Residents of two North Texas counties are two steps closer to stopping a city’s land grab.
On Tuesday, a temporary restraining order halting the City of Mesquite’s forced annexation of Kaufman County property was upheld, and an additional TRO was signed to protect property in Dallas County as well – all but ending the city’s plans to annex land without owners’ consent before a new state law says they can’t.
In the first blow to the city, Texas’ Fifth District Court of Appeals in Dallas denied Mesquite’s motion to overturn the restraining order issued by Kaufman County District Judge Casey Blair last Friday. Blair’s order put a temporary stop to any annexation action by Mesquite in Kaufman County until a November 20 hearing determines whether city officials violated state laws during the annexation process, which began in September.
Residents have been fighting the land grab ever since – in city council meetings, on social media, and now in court.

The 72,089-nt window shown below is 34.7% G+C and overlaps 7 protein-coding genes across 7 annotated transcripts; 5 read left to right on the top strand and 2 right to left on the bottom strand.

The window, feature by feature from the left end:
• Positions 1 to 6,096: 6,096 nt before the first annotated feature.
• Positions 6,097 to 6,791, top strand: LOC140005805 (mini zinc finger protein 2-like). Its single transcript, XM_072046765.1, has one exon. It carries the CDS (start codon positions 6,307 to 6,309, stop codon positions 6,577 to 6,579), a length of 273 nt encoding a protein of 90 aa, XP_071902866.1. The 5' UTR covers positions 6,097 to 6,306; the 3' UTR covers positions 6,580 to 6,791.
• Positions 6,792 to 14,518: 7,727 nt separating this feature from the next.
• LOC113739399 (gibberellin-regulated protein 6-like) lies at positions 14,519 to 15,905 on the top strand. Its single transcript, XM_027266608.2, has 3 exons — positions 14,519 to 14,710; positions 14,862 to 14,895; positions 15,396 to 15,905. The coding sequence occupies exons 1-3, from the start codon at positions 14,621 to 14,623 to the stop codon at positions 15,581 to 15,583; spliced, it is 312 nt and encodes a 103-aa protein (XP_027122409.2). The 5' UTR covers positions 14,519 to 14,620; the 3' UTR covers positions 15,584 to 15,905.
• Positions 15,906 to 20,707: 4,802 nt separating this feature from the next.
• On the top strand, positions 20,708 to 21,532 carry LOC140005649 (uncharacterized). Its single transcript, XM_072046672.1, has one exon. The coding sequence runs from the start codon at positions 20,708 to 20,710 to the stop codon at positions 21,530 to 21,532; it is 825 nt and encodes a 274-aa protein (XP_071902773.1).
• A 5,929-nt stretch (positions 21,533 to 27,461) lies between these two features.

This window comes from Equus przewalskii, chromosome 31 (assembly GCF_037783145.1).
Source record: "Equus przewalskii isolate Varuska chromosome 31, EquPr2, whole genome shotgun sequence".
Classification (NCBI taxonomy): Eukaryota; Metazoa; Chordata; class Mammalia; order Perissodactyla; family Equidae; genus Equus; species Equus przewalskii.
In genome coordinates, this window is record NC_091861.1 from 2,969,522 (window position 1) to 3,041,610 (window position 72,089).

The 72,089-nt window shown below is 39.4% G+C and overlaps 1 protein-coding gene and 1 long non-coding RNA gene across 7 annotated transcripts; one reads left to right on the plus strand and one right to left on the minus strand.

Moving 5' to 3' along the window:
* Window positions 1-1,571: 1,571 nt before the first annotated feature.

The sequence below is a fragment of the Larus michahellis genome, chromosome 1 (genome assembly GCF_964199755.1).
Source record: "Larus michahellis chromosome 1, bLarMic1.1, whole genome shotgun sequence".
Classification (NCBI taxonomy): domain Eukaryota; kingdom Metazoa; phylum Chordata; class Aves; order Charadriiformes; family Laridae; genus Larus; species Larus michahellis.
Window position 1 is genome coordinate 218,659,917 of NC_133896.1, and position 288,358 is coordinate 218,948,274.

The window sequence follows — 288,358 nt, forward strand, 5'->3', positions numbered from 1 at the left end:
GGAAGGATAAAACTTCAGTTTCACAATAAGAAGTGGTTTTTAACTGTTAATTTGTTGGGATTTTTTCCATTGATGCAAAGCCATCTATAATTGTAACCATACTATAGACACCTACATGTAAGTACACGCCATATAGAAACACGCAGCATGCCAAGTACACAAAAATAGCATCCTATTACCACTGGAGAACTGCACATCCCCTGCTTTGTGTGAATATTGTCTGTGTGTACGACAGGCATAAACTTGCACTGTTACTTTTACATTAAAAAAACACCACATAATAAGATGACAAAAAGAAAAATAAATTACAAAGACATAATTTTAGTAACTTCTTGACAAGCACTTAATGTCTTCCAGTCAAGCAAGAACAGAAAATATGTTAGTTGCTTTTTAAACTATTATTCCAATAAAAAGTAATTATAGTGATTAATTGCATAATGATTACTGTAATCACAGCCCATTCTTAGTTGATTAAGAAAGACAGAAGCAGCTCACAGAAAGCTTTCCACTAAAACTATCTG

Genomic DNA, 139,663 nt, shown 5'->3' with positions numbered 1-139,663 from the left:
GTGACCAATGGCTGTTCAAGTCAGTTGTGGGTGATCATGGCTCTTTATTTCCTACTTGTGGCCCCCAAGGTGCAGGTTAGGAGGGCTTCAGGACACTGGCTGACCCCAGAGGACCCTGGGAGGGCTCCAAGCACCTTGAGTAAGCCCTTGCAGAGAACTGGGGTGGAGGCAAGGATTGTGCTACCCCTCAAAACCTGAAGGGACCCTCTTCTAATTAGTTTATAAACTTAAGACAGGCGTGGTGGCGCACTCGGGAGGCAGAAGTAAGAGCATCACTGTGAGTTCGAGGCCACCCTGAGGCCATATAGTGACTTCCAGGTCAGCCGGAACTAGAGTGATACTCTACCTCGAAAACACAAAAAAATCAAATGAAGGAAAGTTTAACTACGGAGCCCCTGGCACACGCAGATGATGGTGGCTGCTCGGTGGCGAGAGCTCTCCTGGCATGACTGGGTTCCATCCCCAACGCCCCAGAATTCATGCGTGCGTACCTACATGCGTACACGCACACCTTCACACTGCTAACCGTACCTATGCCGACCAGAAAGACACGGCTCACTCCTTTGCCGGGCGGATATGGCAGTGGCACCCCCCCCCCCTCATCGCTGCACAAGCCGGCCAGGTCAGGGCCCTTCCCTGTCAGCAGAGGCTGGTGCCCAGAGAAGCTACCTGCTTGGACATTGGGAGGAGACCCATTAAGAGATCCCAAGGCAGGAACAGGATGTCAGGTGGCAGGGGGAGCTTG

Following a November 9 letter from Texas Attorney General Ken Paxton’s office questioning whether Mesquite’s proposed annexation violates state law, both Kaufman County District Attorney Erleigh Wiley and Tracy Gray, an attorney representing landowners targeted for annexation, alleged that city officials may have violated the state’s Local Government Code while rushing to beat the clock on municipal annexation reform that takes effect December 1.
Kaufman County’s district court determined that the allegations merit further review, and the appellate court upheld that ruling.
In addition, Judge Staci Williams of Dallas County’s 101st District Court approved a temporary restraining order requested by Gray that blocks Mesquite’s forced annexation of property in Dallas County, putting the city’s plans to forcibly annex land there on hold until a hearing on November 28 – just three days before the law changes.
Mesquite Mayor Stan Pickett said in a statement Tuesday, “While we are disappointed with the outcome of the legal proceedings, we will continue to evaluate our options moving forward and explore alternative approaches designed to protect our extraterritorial jurisdiction from unwanted development and uses.”
The city’s options are now limited. If Mesquite can’t complete its forced annexation process before the December 1 deadline, the new law will require the city to get property owners’ consent before annexing them.
Neither of those things is likely to happen now.
Who says you can’t fight city hall?